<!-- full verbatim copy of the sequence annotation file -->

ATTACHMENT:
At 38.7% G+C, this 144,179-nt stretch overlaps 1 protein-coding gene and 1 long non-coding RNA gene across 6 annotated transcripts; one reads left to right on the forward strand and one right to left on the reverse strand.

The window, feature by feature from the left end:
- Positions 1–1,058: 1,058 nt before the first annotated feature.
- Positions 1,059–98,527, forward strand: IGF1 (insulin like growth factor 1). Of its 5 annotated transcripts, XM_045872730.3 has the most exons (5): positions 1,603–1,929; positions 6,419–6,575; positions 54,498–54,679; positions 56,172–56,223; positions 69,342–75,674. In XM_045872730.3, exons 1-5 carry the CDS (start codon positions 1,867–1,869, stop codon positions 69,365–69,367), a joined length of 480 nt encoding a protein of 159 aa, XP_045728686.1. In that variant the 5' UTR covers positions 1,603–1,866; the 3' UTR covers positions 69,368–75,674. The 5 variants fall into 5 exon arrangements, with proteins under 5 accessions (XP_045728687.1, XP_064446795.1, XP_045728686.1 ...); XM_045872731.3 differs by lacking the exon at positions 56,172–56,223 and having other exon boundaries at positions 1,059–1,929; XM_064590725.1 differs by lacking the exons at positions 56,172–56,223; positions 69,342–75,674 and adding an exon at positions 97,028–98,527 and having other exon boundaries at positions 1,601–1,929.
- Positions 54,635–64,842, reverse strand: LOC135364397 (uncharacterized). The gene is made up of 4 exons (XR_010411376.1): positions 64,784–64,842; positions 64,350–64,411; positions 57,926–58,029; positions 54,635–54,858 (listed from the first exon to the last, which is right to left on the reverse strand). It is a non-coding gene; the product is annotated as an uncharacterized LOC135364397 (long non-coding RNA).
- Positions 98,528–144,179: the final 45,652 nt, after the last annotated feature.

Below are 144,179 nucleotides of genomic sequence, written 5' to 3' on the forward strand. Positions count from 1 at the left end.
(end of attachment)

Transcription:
At 38.7% G+C, this 144,179-nt stretch overlaps 1 protein-coding gene and 1 long non-coding RNA gene across 6 annotated transcripts; one reads left to right on the forward strand and one right to left on the reverse strand.

The window, feature by feature from the left end:
- Positions 1–1,058: 1,058 nt before the first annotated feature.
- Positions 1,059–98,527, forward strand: IGF1 (insulin like growth factor 1). Of its 5 annotated transcripts, XM_045872730.3 has the most exons (5): positions 1,603–1,929; positions 6,419–6,575; positions 54,498–54,679; positions 56,172–56,223; positions 69,342–75,674. In XM_045872730.3, exons 1-5 carry the CDS (start codon positions 1,867–1,869, stop codon positions 69,365–69,367), a joined length of 480 nt encoding a protein of 159 aa, XP_045728686.1. In that variant the 5' UTR covers positions 1,603–1,866; the 3' UTR covers positions 69,368–75,674. The 5 variants fall into 5 exon arrangements, with proteins under 5 accessions (XP_045728687.1, XP_064446795.1, XP_045728686.1 ...); XM_045872731.3 differs by lacking the exon at positions 56,172–56,223 and having other exon boundaries at positions 1,059–1,929; XM_064590725.1 differs by lacking the exons at positions 56,172–56,223; positions 69,342–75,674 and adding an exon at positions 97,028–98,527 and having other exon boundaries at positions 1,601–1,929.
- Positions 54,635–64,842, reverse strand: LOC135364397 (uncharacterized). The gene is made up of 4 exons (XR_010411376.1): positions 64,784–64,842; positions 64,350–64,411; positions 57,926–58,029; positions 54,635–54,858 (listed from the first exon to the last, which is right to left on the reverse strand). It is a non-coding gene; the product is annotated as an uncharacterized LOC135364397 (long non-coding RNA).
- Positions 98,528–144,179: the final 45,652 nt, after the last annotated feature.

Below are 144,179 nucleotides of genomic sequence, written 5' to 3' on the forward strand. Positions count from 1 at the left end.